The Green Fairy

During our adolescence, there are certain things that we all aspire to experience once we’re “old enough.” Some are quite commonplace, like driving or having sex. Some are more particular to our own personalities, like (for me for instance) getting a suit made on Saville Row, skydiving, dining under the stars at Lasserre with my wife, authoring my own comic book, and drinking absinthe.

I forget when I first read about absinthe. I may have first heard of it through an early teenage fascination with impressionist and post-impressionists painters, many of whom both depicted absinthe consumption and were themselves avid fans of the stuff. I heard the rumours that when consumed in large amounts, absinthe could induce hallucinations and visions, and that this was a great source of creativity and inspiration for some of the early 20th Century’s most celebrated writers, people like Edgar Allan Poe, Oscar Wilde and Rimbaud. The fact that it was a banned substance, illegal in almost all of the Western world, made it even more exciting and exotic. I remember watching Francis Ford Coppola’s version of ‘Dracula’, staring open-mouthed as Gary Oldman’s Dracula seduced Wynona Ryder’s Mina Harker over glasses of the Green Fairy.

Absinthe, for the uninitiated, is an extremely strong distilled anise-flavored liquor made from extracts of wormwood. According to popular histories, absinthe was invented by a French doctor, Dr Pierre Ordinaire, in 1789. It was said that he discovered the plant wormwood (Artemisia Absinthium) while in exile in Switzerland. He mixed wormwood and other herbs with alcohol to create a 136 proof (68% alcohol) elixir, which he employed in his treatment of the sick. As with so many other medical remedies (like Coca-Cola for example), absinthe was soon commercialized and by the early to mid 1800s was being sold by the bottle as a popular liquor.

During the early 20th Century, many countries, including the USA and France, where the bulk of it was being produced, outlawed this potent drink. Absinthe was a curious drink, with slightly (at the time) inexplicable properties. Visions, as mentioned earlier, were a reported side-effect. It was also known to have “miraculous restorative powers.” Essentially, what was really happening was that people were getting high from it. The principle active ingredient in absinthe is thujone, which comes from wormwood. Thujone is chemically similar to THC (tetrahydrocannabinol), which many of you might recognize as the principle active ingredient and psychoactive chemical in marijuana. Which means that people taking absinthe were simply getting stoned and drunk at the same time.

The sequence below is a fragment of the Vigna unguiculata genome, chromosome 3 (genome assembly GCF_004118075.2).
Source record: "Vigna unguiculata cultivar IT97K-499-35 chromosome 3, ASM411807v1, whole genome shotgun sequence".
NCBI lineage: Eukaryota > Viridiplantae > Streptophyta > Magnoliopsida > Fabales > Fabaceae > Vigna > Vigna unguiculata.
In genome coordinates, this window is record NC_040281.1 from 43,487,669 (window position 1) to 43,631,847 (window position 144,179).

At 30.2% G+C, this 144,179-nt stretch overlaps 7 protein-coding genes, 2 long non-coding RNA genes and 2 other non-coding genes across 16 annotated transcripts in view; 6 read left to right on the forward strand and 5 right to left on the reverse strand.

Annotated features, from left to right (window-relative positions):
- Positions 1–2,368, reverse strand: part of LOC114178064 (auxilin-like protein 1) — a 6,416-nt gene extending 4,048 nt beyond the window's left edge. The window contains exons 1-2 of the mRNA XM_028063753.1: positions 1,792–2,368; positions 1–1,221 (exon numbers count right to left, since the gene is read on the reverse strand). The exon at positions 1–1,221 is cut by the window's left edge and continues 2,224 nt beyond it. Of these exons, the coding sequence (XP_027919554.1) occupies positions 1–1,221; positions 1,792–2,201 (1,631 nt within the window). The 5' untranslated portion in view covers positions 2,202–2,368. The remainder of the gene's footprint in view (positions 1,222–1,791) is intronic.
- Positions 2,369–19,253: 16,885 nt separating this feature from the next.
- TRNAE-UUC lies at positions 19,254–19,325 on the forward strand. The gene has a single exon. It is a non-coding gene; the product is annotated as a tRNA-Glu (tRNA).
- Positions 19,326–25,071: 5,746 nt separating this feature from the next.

My first taste of absinthe came in 1997. At the time, absinthe was illegal (and I believe still is) in the United States and across most of Europe. Only Spain, Portugal and the Czech Republic hadn’t banned it. And despite having visited, worked and/or studied in Europe many times prior to 1997, I had never visited any of these three countries. But in the Fall of 1997, I had quite my job and decided to spend a month with a friend from university slumming around different parts of Europe. In particular, I had planned to visit my closest friend from my first few years in primary school, whom I had just recently reconnected with after having lost touch for over a decade, and who was living in and working as a journalist in Prague.

It was great seeing her, and despite having not seen each other or spoken in 12 years, we were amazingly similar. We spent a fantastic week together, touring the sights and the many, many bars that were fast becoming a haunt for young expatriates who had heard of a scene akin that of Paris in the 1920s. And it was during this heady week that I tried absinthe, real absinthe, for the first time. It was powerful and delicious and also quite fun. I like the fact that absinthe requires specific accessories. To drink it properly, you set a specially-designed, perforated “absinthe spoon” over a glass, in which a bit of the gorgeously clear green liquid is poured. On the spoon, you place a sugar cube. Over this you pour cold water. The water dissolves the sugar into the drink, and as the water reacts with the liquid, it takes on a milky complexion. The water and sugar is used to offset the liquor’s strong, bitter taste, making it a delightfully refreshing, albeit still strong drink.

Here in Singapore, we can’t get the real stuff. I once carried a small bottle into the country though. My wife S, myself, my brother and 2 friends helped drink most of that bottle on one night, with rather memorable results. Especially for one friend in particular, who was gulping down Absinthe martinis—an ice-cold vodka, absinthe, and sugar syrup concoction I had come up with that night. Suffice it to say she passed out in the parking lot at the end of the evening, but not before attempting to French kiss my wife.

One gourmet store here brings in something called Absente, an absinthe like liquor that claims to be “Absinthe refined” and that’s legal all over the world. Instead of using wormwood, Absente’s manufacturers use a botanical cousin called Southern-Wormwood, which I am going to assume does not contain thujone. Absente is also a tad weaker, at 55% alcohol as opposed to the normal 68%. That said, it looks the same and has an almost identical taste and flavour. Which suits me fine, at least until I can get my hands on another bottle of the real thing.

About Aun Koh

Aun has always loved food and travel, passions passed down to him from his parents. This foundation, plus a background in media, pushed him to start Chubby Hubby in 2005. He loves that this site allows him to write about the things he adores--food, style, travel, his wife and his three kids!